Before moving abroad, make sure your finances, pension plan, housing payments, tax arrangements and investments are carefully organised for the big move, too.
House hunting? Check.
Job applications? Check.
Farewell parties? Check.
You have done all the exciting parts of the planning. But have you also carefully planned one of the most important parts of your move – your finances? It is not as simple as packing up all your belongings and shipping them to your new home. Expat financial planning requires a lot of time and effort, and to help you get started here is an ‘Expat Financial Checklist’ that you can use – wherever you are planning to move.
Simply tick them off as you go and you will be all set for your new adventure abroad.
Before you move:
- Inform your bank of your intention to move abroad.
- Update contact details with your bank.
- Enquire about fees and accessibility while you are away.
- Cancel any direct debits or standing orders which are unnecessary.
- Pay any outstanding debt (credit cards, store cards etc.).
- Consider opening an offshore bank account (with multi-currency options) to keep your money safe and secure.
After you move:
- Open a local bank account for day-to-day finances.
- Find out how you can continue making contributions to your pension while I’m away, if your want.
- If you are retiring abroad, find out how you can access your pension.
- Find out how the tax system in your new country will impact your pension.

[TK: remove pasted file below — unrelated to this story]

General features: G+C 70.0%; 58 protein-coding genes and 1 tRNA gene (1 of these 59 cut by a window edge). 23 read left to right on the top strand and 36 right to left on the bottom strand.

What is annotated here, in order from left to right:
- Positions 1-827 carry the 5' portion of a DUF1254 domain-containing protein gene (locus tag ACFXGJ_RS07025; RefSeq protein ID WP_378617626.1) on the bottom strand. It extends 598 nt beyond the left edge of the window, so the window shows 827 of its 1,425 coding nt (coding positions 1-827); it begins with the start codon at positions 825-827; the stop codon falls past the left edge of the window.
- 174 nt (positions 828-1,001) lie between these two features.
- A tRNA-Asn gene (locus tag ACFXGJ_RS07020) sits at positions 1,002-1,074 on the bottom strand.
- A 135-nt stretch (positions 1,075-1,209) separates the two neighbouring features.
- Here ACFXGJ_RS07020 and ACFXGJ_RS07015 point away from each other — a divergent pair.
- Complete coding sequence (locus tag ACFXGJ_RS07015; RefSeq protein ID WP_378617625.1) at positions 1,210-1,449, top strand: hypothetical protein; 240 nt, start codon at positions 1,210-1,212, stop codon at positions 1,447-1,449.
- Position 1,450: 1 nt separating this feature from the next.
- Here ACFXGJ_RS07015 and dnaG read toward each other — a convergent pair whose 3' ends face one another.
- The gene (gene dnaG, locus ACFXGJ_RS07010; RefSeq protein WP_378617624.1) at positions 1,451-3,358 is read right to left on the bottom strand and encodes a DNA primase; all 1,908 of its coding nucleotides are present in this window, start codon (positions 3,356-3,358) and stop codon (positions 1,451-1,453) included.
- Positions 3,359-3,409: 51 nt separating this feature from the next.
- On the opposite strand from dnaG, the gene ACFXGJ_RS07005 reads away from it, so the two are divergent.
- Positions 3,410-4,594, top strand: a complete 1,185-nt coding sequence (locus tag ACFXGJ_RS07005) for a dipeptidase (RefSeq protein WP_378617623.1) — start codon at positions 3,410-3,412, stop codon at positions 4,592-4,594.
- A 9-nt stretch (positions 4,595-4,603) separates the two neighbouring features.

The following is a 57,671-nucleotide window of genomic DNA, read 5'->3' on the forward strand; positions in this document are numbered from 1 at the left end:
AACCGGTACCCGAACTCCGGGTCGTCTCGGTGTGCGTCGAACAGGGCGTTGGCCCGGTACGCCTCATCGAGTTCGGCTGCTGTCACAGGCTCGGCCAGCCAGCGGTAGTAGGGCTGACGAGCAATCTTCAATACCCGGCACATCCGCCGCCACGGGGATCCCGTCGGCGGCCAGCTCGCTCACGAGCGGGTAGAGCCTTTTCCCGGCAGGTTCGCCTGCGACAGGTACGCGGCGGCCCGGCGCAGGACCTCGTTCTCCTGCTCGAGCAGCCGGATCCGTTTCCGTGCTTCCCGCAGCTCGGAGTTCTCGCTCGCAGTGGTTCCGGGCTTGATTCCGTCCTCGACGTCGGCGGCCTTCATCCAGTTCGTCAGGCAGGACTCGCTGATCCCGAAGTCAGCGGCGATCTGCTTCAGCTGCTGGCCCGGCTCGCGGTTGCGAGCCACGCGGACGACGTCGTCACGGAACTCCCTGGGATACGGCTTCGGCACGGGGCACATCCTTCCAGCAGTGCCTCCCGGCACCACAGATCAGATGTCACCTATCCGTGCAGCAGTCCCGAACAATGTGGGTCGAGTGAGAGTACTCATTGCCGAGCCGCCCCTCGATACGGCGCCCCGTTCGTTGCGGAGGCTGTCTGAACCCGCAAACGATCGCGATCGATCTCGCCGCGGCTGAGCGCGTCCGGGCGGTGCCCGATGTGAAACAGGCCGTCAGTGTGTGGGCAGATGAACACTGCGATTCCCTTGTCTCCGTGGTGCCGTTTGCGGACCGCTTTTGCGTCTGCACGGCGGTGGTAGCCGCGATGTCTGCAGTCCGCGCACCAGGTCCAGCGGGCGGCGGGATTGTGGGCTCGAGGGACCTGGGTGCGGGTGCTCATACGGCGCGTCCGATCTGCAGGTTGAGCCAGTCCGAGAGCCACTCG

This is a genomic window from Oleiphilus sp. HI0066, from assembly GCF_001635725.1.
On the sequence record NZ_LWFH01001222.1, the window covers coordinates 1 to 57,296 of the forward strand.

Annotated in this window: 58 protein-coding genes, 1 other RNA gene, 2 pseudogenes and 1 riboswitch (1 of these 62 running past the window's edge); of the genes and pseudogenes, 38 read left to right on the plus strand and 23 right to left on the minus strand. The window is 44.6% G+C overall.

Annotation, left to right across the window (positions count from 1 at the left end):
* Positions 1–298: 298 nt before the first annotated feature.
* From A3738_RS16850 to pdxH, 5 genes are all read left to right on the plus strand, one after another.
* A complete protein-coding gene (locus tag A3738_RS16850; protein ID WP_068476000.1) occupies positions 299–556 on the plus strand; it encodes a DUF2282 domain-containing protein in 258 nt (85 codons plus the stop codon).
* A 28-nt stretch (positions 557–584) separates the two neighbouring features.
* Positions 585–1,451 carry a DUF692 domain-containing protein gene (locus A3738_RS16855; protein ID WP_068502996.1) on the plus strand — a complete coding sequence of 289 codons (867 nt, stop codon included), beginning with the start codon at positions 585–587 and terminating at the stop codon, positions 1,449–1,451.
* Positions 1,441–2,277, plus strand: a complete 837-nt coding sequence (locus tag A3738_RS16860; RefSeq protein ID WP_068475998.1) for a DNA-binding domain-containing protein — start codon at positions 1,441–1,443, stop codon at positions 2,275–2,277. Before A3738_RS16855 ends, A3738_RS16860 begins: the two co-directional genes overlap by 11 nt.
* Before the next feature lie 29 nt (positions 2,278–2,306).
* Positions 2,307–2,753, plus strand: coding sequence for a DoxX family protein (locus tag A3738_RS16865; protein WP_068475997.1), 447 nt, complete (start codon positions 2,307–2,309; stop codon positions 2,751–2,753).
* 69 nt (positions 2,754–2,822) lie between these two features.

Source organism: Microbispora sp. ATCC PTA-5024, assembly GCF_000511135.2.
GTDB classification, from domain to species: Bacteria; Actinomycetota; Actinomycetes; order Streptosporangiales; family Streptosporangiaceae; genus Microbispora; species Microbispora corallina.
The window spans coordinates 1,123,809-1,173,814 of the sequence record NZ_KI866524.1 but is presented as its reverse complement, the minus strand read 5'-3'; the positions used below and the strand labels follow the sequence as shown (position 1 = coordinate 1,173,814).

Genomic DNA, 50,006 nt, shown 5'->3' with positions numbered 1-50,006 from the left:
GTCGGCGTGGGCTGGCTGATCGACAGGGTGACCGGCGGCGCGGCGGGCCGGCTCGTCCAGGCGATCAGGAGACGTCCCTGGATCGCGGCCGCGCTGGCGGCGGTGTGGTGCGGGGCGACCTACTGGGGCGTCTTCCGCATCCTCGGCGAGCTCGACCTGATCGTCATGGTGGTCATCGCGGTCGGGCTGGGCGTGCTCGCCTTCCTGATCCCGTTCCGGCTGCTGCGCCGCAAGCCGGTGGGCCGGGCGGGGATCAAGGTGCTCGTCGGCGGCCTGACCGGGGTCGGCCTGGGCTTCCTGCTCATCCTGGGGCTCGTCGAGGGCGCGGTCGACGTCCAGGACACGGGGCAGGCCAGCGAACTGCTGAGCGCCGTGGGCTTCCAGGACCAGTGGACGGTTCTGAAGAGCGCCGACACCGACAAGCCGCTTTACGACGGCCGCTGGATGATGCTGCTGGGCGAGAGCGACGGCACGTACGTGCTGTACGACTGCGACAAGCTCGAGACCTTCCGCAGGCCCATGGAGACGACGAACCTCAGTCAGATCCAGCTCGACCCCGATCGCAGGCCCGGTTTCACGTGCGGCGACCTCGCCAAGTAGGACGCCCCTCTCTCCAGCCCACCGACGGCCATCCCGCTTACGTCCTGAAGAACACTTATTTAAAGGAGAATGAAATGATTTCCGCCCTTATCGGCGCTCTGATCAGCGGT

3. Investments and estate planning
- Research how your existing investments will be affected by your move abroad and where you should hold your investments.
- If you want to invest, research what offshore investments will work for you.
- Research how your estate will be affected by your move abroad.
- If you have an ISA, make necessary contributions before you leave.
- Contact a qualified investment specialist to help you organise your investment portfolio.
- Inform tax agency (for example, HMRC in the UK) of your intention to move.
- Research the tax system of your new country, including if a double tax agreement exists between your home country and destination country, and what applies to you.
- Find out if you will pay Capital Gains Tax on any existing properties or assets in your home country.
- Find out if you will pay Capital Gains Tax on any properties or assets in your new country.
- Contact a qualified tax planning expert to help you if you need advice.
- If selling existing property, hire an agent and solicitor.
- If planning to rent out existing property, arrange management (such as finding tenants, collection of rent, repair) and relevant insurance.
- If you have an existing mortgage, request permission from your mortgage provider to rent out your property and organise suitable insurance
- If you have an existing mortgage, reset (increase) it so that interest payments on mortgage offset as much of the rent as possible.
Organising your finances before and after you move abroad can be tedious. You might find yourself steering your mind away from the stressful parts of the planning, in favour of the more fun bits of moving abroad. In certain, even if you are well organised, you may need to speak to a professional to get advice that is specific to your needs, but you have to make sure that the adviser you are speaking to is regulated in the country of your destination.